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Native Place

Ever tried looking for books in Indian languages other than English in Delhi? Well, your search ends here - but don't be surprised if you find more regular foreign tourists here...

Native Place
Native Place
outlookindia.com
-0001-11-30T00:00:00+0553

Among the first thing I notice after descending the steps that lead to the Indian Book Shelf are the two sofas right in the centre of the shop, and the colourful little box seats strewn all over. The mood is that of a friendly reading room and I’m momentarily confused. 

"Do you have a library facility as well?" I ask Anil Varma, one of the company directors. He smiles, he’s been asked this before. "No, we only sell—but unlike some other shops we also encourage people to come in, look around, read on the premises if they want to. It doesn’t matter if they don’t end up buying anything." Varma’s point is that with reading already being such a niche activity, book stores must do what they can to make potential customers feel welcome—not scare them away by having shop attendants scrutinising their every move. But then, it’s easy to see why the owners of this particular shop are so keen to nurture and encourage book-lovers: the Indian Book Shelf is almost certainly the only shop of its size in Delhi that is dedicated to the sale of books in Indian languages.

The shop began life as the Hindi Book Centre (a name it is still widely known by) around 40 years ago; it was opened by Star Publications mainly as a sales outlet for its Hindi pocket books. "But soon after, we started stocking and selling Hindi books by other publishers too," says Varma, "and last year we turned multi-lingual and changed the name." Hindi is still, of course, the predominant language—they have over 1,50,000 Hindi titles—but Indian Book Shelf now also stocks books in Bengali, Urdu, Punjabi, Marathi, Telugu, Tamil and Malayalam.

Walking around the store, it’s easy to see that the arrangement of titles is a lot more systematic than it is in the token Hindi sections one finds in some English book shops. Here, the books are classified by language and genre (poems, fiction, biographies, plays, humour, even "Dalit Sahitya"), arranged alphabetically and computer-catalogued as well for easy reference, in both the Devnagari and the Roman scripts. What isn’t immediately available on the premises can be sourced. "We are in touch with over 500 vernacular-language publishers all over India," Varma says, "and we make sure to get copies of every new title they publish, or at least to stay abreast of their catalogues."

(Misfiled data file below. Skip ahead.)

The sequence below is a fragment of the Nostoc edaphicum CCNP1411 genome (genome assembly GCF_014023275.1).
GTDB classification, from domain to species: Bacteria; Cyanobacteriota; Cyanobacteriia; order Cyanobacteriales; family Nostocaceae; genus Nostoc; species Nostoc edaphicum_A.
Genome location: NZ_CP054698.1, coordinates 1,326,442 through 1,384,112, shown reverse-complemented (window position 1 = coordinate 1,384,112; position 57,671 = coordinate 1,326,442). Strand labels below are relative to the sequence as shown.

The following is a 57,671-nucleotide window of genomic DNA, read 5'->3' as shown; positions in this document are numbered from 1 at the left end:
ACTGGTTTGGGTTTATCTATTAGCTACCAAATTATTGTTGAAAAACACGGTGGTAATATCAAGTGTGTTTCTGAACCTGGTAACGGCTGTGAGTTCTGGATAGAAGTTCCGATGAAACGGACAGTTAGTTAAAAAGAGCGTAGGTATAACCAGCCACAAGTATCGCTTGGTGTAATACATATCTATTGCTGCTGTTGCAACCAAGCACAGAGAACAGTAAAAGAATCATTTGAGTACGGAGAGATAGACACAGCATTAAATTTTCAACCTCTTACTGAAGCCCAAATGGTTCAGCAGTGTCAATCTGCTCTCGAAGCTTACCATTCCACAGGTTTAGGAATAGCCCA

A separate room within the shop is dedicated to titles that were published before 1985. "Many of these books are out of print," says Varma, "and we offer a 50 per cent discount on them." This section is a little less organised than the rest of the shop, the books a little worse for wear, but this doesn’t seem to matter to customers who spend hours wading through the piles in search for that one little treasure.

Daryaganj, where the shop is located, has traditionally been a bastion of publishing activity in Indian languages. But it’s a surprise to learn that Indian Book Shelf now also has an outlet in—of all places—a Gurgaon mall (the Mega Mall, DLF City Phase IV), where Bengali and Hindi books are doing very well. 

The shop has a London branch too, which Varma claims is "the only bookshop in the UK that is completely dedicated to Indian-language publications". Incidentally, foreign tourists trying to learn Indian languages are among the most regular visitors to the Delhi branch. "They often place orders with us, since we have a facility for shipping books to other countries," says Varma.
 
Where 4/5 B, Asaf Ali Road. Call 23286757 / 23274874


Sahitya Akademi

The Sahitya Akademi also retails its own publications at its Mandir Marg office. The Akademi stocks over 5,000 books in most of the Indian languages, though Hindi and English titles jointly account for 66 per cent of its sales. According to Rakesh Sharma, deputy secretary (sales), Bengali, Malayalam and Tamil are the next most popular languages with 5 per cent each, followed by Marathi, Urdu and Punjabi with 3 per cent each. The Akademi also arranges around 70-80 exhibitions of vernacular literature yearly, in various parts of the country.

Where Mandir Marg Call 23745297, 23364207


Beyond the Language Barriers

Though there are a few other shops in town that stock books in regional Indian languages, their collections are not very impressive or exhaustive. 

In fact, the Indian Book Shelf is the principal source for most of the city’s other book stores that stock a few Indian-language titles. 

You can visit the Asian Book Centre (Call 26518359) located in the Ber Sarai Shopping Complex. The Sree Rama Electronics Shop in Munirka (4-5, Nathu Singh Market) is another store where Tamil titles are available. 

However, unfortunately for the lovers of vernacular literature in the Capital, these book shops are few and far between, and usually relegate non-English books to a small space in some corner of the store. 


This article originally appeared in Outlook Delhi City Limits, May 15 2006.

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